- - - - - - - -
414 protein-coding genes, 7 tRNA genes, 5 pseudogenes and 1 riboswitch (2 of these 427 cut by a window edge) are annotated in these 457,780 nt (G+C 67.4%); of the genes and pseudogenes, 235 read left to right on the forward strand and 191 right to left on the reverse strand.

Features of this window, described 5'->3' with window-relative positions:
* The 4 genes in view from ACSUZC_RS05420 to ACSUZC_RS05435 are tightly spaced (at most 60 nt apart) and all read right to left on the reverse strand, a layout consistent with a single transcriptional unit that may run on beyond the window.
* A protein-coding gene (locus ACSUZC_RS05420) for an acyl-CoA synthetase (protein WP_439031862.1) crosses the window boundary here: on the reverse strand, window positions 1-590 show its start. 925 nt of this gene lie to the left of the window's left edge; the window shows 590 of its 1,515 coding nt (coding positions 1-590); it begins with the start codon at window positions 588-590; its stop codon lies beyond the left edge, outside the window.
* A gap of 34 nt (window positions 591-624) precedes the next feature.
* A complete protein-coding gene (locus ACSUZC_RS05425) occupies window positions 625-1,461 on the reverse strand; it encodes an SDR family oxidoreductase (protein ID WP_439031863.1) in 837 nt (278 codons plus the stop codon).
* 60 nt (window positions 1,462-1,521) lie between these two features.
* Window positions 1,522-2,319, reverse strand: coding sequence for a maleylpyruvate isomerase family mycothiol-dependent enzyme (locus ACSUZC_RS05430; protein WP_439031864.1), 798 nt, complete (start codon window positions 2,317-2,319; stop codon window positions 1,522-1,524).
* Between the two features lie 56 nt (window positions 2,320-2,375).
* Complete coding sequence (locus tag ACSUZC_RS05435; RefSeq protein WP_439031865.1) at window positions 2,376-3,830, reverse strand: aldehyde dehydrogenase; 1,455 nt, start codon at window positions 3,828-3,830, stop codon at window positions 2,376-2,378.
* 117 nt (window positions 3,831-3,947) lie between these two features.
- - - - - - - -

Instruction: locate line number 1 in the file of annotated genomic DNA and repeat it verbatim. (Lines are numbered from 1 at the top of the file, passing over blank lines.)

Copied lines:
414 protein-coding genes, 7 tRNA genes, 5 pseudogenes and 1 riboswitch (2 of these 427 cut by a window edge) are annotated in these 457,780 nt (G+C 67.4%); of the genes and pseudogenes, 235 read left to right on the forward strand and 191 right to left on the reverse strand.